From my previous knowledge of Summit groups, most of them seemed to work predominantly in the community, with limited interaction with the student body of Drury’s campus. As the Panthers for Planned Parenthood, we did just the opposite. All of our events were interactive with the student population, from last semester’s Kinky Crafting session to this semester’s Vagina Monologues and Take Back the Night at MSU.
As an individual, what I have learned the most is the challenge of cooperation, especially considering that we all live together, constantly in each other’s hair. With this, I think I’ve developed a certain tolerance that I didn’t necessarily have before; usually I just let myself fly off the handle at the first sign of distress. And while I may have given way to this a few times, I have definitely kept this in check far more than I expected. Needless to say, this allowed me to listen and cooperate more effectively with the Panthers. As far as my future at Drury goes, and in my future beyond college, I’d wager these cooperative skills will be beneficial to my career in architecture, as most projects are tackled in teams. If I hadn’t the chance to participate in Summit, I’d say my cooperative skills in the team activities would be lacking compared to those of other architects.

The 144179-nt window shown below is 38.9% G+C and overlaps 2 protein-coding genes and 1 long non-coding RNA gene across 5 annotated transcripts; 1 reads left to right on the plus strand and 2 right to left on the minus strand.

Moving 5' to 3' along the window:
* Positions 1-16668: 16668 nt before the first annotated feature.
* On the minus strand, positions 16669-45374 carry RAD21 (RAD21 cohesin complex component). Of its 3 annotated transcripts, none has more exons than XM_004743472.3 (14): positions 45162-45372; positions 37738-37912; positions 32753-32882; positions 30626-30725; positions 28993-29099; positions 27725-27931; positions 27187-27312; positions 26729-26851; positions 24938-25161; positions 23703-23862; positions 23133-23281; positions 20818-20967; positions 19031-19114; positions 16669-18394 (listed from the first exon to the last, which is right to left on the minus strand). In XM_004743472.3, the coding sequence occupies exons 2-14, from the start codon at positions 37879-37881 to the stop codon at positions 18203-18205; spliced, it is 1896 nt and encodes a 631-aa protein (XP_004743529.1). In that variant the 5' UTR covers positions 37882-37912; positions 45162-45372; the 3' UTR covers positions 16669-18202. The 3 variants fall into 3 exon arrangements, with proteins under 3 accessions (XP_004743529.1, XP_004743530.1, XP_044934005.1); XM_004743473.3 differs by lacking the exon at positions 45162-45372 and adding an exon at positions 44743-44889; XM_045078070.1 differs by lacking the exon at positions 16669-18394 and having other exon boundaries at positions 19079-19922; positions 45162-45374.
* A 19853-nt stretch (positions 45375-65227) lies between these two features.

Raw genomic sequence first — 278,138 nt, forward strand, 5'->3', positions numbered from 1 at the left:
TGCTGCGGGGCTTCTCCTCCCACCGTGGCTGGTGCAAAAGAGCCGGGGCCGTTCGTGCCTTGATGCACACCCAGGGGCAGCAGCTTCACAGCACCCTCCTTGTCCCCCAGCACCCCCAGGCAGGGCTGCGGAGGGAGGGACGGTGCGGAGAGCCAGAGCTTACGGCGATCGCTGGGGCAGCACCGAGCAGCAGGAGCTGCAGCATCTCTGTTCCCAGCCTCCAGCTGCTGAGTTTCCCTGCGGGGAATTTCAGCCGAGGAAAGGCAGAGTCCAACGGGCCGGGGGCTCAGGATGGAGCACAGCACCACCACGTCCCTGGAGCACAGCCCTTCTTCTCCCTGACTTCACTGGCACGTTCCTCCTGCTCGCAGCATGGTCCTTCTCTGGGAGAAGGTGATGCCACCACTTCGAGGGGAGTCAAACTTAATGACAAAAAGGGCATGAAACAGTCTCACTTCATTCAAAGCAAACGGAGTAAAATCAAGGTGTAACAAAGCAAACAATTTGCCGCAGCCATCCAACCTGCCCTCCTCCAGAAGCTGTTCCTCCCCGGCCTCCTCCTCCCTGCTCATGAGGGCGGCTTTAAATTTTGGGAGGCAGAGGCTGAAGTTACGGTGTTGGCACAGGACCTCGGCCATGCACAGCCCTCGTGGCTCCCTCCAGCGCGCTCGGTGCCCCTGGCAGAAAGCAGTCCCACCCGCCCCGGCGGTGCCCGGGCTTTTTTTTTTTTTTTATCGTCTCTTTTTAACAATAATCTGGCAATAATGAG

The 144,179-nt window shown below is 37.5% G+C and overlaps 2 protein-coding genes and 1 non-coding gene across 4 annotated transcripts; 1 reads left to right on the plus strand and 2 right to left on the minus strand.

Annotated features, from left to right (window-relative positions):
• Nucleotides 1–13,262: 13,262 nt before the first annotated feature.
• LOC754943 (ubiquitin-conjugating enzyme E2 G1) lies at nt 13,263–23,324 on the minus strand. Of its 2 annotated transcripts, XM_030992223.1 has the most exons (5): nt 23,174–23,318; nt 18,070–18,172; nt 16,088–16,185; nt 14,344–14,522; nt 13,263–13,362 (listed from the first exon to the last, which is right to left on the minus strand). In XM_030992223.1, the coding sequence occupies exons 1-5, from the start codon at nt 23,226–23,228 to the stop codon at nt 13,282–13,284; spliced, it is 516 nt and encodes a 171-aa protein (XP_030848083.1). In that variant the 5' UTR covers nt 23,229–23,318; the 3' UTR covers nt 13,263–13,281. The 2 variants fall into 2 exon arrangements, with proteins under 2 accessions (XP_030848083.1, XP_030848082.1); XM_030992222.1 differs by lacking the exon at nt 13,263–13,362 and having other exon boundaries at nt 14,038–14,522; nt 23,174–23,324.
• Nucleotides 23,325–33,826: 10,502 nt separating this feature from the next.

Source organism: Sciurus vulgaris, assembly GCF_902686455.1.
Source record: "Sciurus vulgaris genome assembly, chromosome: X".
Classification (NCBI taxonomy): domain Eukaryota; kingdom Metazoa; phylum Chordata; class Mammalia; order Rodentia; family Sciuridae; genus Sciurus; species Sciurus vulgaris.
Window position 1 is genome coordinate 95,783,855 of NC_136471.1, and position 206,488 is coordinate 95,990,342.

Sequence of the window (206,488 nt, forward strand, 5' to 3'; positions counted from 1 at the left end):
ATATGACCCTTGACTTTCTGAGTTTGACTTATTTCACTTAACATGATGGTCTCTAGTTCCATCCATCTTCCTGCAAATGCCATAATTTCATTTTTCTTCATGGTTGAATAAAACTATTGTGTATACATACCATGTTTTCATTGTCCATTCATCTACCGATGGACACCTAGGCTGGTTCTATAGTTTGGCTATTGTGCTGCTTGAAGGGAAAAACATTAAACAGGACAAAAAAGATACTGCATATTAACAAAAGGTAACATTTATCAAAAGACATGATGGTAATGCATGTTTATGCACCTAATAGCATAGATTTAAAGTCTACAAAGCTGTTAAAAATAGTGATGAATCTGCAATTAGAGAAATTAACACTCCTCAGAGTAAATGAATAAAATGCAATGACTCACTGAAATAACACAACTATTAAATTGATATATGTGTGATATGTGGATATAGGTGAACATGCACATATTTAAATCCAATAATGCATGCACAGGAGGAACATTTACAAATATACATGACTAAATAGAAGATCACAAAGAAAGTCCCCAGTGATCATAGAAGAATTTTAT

By far our Summit group affected the Drury community. Before Panthers for Planned Parenthood, there was no activism of the sort on campus. Even other area campuses, such as MSU, had VOX. Speaking of, the budding Voices of Planned Parenthood coming next semester is the true indication of our impact in the community.
After a year in Summit, I’ve come to realize the importance of effective communication within the house. What nearly tore us apart was our inability to talk it out, and work around each other’s schedules to find the time to plan events, etc. As for the incoming Summit groups, prepare your communication skills. Set aside an adequate amount of time to dedicate to your fellow Summit members.
And that’s all folks!